Regarding the pipe insulation, daox revealed that the output temperature at his far faucets was hotter and he was able to turn down his water heater thermostat after adding pipe insulation. If you have multiple people in your house and your showers aren't as short as mine, it might be a good idea to use it if it means you can drop your water heater temperature down a bit. I have my water heater set to 130 degrees to get a 15 minute shower at a temperature that is as hot as I want it with a 1.5gpm shower head that actually uses 1.8gpm. Oddly enough when my house is hot in the summer and the a/c is off I can have the temperature in the water heater MUCH colder than when I get home and turn the thermostat up and the house is still 50 and getting warmer when I take a shower. In my case I might insulate the accessible pipes and turn down the water heater. Also in the summer I went an entire two months(the hottest ones) taking daily showers with the water heater thermostat all the way down and was able to do it purely on the heat from the pilot light, believe it or not. 4 therms for multiple months, that's shared with using the stove so it might otherwise have been 3 therms. I pay 65 cents a therm. I can't do that in the winter though the tank cools off too fast, even with the house at 70 degrees but 80-90 degrees(30c) I can get away with it. I have a water heater insulating wrap that I got and will soon have on the heater and if I add insulation to the pipes, I think my usage will be lower. It will especially help as I have two more people moving into my house that will probably use plenty more water in the shower than I will. Pipe insulation is cheap. I think I paid $10(max, but I might have paid less) for 12 feet or 4 meters of pipe insulation when it was on sale. I want to find some thicker stuff though for the run to the shower this time around but I don't see it at the hardware store but I will probably check a few more places to see if I can get thicker stuff but in reality, I don't think it takes much to make a dramatic impact.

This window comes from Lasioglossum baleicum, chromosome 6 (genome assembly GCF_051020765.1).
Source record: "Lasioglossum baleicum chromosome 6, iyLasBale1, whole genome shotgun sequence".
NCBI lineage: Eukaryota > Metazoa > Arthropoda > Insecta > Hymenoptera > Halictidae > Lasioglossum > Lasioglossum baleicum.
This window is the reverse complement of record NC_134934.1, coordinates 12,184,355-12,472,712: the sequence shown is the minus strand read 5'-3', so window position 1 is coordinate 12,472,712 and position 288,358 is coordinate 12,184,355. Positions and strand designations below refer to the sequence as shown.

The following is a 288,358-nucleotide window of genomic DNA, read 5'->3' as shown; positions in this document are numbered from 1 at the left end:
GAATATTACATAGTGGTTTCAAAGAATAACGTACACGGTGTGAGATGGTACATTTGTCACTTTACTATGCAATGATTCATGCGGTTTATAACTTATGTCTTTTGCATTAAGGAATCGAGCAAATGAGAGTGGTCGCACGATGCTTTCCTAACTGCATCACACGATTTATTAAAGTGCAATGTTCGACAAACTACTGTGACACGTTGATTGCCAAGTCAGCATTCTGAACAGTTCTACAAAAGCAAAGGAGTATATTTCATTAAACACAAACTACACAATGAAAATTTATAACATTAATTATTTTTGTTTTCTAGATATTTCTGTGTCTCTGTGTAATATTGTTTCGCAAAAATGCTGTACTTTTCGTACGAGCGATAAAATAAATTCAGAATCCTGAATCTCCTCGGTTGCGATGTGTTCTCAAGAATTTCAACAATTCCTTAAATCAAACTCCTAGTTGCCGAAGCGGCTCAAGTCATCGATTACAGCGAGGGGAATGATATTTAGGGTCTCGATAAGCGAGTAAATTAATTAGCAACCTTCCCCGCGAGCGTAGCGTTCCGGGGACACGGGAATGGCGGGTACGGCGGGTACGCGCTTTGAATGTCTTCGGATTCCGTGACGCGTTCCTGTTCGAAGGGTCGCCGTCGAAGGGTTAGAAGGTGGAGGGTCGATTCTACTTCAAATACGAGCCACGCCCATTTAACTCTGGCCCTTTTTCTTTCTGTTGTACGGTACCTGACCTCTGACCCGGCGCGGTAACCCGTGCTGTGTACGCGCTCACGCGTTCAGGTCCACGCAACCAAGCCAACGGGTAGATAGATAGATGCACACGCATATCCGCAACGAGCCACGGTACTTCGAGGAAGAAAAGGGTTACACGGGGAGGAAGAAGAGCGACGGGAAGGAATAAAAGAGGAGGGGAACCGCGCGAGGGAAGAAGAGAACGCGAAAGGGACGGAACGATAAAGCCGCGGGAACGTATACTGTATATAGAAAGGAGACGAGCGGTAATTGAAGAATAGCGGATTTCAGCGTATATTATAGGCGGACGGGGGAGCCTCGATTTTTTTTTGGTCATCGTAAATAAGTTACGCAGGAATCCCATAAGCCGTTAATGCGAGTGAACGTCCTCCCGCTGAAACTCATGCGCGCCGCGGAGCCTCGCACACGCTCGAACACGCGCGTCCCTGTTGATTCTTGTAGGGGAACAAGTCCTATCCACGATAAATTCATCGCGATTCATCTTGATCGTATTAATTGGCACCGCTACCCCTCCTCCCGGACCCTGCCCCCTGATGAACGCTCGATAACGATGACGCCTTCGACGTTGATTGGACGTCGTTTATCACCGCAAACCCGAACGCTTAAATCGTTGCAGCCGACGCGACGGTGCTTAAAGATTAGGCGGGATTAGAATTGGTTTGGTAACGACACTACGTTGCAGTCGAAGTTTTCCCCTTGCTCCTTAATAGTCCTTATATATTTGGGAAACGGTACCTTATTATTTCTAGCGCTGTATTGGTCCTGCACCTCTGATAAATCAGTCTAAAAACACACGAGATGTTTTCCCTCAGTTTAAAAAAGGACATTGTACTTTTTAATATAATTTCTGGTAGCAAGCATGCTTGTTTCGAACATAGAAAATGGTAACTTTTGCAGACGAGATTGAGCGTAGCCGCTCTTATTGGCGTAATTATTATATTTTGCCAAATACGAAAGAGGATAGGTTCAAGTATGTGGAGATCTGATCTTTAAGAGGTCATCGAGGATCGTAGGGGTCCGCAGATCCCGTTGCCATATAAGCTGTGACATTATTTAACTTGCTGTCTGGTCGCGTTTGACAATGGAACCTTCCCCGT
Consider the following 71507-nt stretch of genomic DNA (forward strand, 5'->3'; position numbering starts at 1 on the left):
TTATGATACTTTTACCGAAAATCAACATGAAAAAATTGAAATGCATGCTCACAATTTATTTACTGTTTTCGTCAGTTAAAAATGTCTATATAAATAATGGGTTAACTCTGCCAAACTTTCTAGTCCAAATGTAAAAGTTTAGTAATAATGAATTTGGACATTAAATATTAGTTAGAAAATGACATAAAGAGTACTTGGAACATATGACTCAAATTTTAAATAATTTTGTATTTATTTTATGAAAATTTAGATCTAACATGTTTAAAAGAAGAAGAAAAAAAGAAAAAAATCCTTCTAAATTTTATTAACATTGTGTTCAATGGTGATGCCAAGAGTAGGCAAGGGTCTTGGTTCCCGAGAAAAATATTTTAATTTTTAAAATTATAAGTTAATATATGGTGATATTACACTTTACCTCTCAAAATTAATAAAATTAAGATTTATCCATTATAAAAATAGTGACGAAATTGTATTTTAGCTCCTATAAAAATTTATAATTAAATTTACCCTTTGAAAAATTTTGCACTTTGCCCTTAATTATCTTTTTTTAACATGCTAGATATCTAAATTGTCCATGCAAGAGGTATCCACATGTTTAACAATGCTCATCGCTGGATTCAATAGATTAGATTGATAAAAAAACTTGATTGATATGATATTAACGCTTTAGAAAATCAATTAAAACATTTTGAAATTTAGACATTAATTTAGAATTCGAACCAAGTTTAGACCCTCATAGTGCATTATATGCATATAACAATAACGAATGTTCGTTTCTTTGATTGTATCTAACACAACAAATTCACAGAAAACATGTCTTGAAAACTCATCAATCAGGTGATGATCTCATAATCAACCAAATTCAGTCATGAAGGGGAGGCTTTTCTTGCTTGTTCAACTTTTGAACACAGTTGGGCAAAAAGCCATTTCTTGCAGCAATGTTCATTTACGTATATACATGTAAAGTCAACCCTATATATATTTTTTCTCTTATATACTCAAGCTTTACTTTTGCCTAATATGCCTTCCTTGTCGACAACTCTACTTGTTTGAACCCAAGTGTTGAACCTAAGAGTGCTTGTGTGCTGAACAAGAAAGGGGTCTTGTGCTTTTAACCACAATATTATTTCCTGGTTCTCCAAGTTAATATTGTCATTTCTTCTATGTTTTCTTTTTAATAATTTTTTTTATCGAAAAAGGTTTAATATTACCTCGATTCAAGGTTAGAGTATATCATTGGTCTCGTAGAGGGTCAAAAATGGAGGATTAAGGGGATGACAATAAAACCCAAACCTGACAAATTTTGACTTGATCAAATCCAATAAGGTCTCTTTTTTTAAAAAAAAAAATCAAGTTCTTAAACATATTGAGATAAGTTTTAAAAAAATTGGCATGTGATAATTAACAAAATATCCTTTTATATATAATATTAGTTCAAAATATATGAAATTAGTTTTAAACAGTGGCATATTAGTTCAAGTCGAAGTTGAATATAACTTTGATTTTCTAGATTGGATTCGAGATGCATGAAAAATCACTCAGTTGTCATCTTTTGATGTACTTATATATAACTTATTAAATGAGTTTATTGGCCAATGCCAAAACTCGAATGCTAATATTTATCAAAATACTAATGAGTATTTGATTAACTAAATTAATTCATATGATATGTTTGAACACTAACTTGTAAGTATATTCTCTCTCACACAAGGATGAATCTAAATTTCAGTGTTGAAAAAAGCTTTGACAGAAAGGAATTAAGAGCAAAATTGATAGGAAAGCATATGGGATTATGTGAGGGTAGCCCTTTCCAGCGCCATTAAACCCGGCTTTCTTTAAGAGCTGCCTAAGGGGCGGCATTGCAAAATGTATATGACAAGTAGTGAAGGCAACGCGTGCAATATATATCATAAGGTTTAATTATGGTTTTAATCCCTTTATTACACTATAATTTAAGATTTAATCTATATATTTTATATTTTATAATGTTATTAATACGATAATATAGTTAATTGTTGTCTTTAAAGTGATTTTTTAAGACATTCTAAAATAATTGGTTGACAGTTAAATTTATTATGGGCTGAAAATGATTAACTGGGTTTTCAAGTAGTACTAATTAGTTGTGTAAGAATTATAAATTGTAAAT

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Old 01-08-13, 10:53 AM   #22
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I am adding this just for more ideas if they fit your situation. I live in eastern NC and the temp rarely gets down to 20f at night and most days goes back to 40f or above. In order to fix, so to speak, my hot water issues I did several things that some thought was unconventional.
Originally when I bought the house the hot water tank was in the garage, 15' from the kitchen sink and 40' from the bathrooms. While remodeling Ibought the highest efficienct 40 gallon tank available and placed it in the attic driectly above the bathrooms. I did put a drip pan beneath drained to the exterior and also plumbed the relief into the drain line. I insulated all pipes in the unconditioned space. This serviced only the bathrooms. I then bought a 10 gallon water heater and placed that in the crawl space beneath the kitchen sink.
This made hot water almost instantly available in both location. Eliminated losses in long pipe runs. In the summer time I do get the benefit of some passive heat gain on the tank in the attic. Almost no water waste at the kitchen sink as well.
Works for me and seems to have been a good decision.